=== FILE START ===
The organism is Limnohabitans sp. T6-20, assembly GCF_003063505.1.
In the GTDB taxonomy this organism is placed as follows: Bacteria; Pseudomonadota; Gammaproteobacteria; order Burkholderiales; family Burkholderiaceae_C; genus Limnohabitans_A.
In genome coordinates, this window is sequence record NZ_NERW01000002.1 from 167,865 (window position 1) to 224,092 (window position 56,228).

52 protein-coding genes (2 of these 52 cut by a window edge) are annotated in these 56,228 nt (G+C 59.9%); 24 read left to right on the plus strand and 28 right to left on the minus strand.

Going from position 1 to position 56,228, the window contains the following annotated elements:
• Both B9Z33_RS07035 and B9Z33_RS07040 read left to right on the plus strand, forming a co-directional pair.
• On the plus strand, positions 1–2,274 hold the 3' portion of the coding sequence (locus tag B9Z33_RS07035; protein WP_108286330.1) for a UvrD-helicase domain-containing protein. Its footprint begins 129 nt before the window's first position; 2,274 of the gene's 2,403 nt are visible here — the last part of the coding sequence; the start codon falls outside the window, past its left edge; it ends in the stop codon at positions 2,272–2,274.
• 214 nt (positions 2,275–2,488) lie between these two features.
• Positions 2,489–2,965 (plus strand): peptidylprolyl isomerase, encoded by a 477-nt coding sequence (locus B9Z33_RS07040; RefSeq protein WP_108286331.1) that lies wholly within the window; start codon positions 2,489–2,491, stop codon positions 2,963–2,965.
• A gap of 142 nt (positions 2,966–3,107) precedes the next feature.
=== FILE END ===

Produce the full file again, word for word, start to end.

The organism is Limnohabitans sp. T6-20, assembly GCF_003063505.1.
In the GTDB taxonomy this organism is placed as follows: Bacteria; Pseudomonadota; Gammaproteobacteria; order Burkholderiales; family Burkholderiaceae_C; genus Limnohabitans_A.
In genome coordinates, this window is sequence record NZ_NERW01000002.1 from 167,865 (window position 1) to 224,092 (window position 56,228).

52 protein-coding genes (2 of these 52 cut by a window edge) are annotated in these 56,228 nt (G+C 59.9%); 24 read left to right on the plus strand and 28 right to left on the minus strand.

Going from position 1 to position 56,228, the window contains the following annotated elements:
• Both B9Z33_RS07035 and B9Z33_RS07040 read left to right on the plus strand, forming a co-directional pair.
• On the plus strand, positions 1–2,274 hold the 3' portion of the coding sequence (locus tag B9Z33_RS07035; protein WP_108286330.1) for a UvrD-helicase domain-containing protein. Its footprint begins 129 nt before the window's first position; 2,274 of the gene's 2,403 nt are visible here — the last part of the coding sequence; the start codon falls outside the window, past its left edge; it ends in the stop codon at positions 2,272–2,274.
• 214 nt (positions 2,275–2,488) lie between these two features.
• Positions 2,489–2,965 (plus strand): peptidylprolyl isomerase, encoded by a 477-nt coding sequence (locus B9Z33_RS07040; RefSeq protein WP_108286331.1) that lies wholly within the window; start codon positions 2,489–2,491, stop codon positions 2,963–2,965.
• A gap of 142 nt (positions 2,966–3,107) precedes the next feature.